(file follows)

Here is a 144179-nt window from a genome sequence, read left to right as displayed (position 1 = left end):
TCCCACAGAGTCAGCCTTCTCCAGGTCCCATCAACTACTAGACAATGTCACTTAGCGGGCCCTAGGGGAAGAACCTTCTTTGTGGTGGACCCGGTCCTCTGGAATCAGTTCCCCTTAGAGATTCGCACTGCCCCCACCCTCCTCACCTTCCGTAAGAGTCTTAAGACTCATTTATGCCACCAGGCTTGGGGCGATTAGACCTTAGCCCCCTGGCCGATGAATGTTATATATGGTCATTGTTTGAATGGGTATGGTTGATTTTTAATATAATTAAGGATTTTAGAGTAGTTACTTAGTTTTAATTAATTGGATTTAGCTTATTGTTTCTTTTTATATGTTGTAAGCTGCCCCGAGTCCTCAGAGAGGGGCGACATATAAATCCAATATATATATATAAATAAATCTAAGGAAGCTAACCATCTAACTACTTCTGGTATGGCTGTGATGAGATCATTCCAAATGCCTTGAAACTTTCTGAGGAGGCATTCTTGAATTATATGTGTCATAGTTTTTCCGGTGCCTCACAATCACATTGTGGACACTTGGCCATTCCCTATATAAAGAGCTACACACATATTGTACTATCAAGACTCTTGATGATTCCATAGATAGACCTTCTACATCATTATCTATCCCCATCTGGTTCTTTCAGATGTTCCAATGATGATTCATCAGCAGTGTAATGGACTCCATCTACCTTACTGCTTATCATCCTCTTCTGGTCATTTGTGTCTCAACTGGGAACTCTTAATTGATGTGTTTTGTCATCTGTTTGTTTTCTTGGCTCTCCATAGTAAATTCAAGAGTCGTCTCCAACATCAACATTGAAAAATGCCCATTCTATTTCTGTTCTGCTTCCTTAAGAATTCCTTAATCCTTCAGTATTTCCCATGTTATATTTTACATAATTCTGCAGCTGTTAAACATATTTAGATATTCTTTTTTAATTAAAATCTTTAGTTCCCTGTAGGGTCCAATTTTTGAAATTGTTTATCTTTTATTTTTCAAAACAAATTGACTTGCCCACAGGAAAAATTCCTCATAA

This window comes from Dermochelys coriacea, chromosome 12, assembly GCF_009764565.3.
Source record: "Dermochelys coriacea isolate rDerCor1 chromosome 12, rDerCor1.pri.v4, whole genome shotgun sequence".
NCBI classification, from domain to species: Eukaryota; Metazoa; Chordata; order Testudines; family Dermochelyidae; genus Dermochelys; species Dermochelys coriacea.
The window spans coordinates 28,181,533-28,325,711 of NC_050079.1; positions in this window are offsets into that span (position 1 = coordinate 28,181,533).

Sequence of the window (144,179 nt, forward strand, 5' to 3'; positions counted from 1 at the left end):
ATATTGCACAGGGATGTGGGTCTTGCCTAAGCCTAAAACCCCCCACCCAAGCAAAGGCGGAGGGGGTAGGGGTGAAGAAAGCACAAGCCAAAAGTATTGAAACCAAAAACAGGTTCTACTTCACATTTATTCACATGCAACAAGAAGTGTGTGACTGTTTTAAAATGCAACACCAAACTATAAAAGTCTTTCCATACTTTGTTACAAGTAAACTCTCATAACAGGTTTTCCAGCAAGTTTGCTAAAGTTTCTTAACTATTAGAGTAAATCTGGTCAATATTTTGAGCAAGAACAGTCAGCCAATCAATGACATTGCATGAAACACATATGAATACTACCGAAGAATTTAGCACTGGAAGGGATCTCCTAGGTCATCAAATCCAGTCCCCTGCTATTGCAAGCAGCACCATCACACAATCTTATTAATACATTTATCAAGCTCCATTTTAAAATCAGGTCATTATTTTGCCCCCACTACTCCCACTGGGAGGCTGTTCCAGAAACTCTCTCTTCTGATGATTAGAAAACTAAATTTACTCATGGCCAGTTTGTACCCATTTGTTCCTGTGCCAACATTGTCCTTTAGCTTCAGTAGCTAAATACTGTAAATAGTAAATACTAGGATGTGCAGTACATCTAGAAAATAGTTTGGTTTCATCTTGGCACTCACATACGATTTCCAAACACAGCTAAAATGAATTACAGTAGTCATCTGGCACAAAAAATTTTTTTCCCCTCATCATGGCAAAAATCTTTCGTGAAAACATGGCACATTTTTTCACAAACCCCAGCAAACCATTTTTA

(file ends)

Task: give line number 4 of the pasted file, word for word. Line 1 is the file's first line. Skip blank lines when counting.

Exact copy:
Source record: "Dermochelys coriacea isolate rDerCor1 chromosome 12, rDerCor1.pri.v4, whole genome shotgun sequence".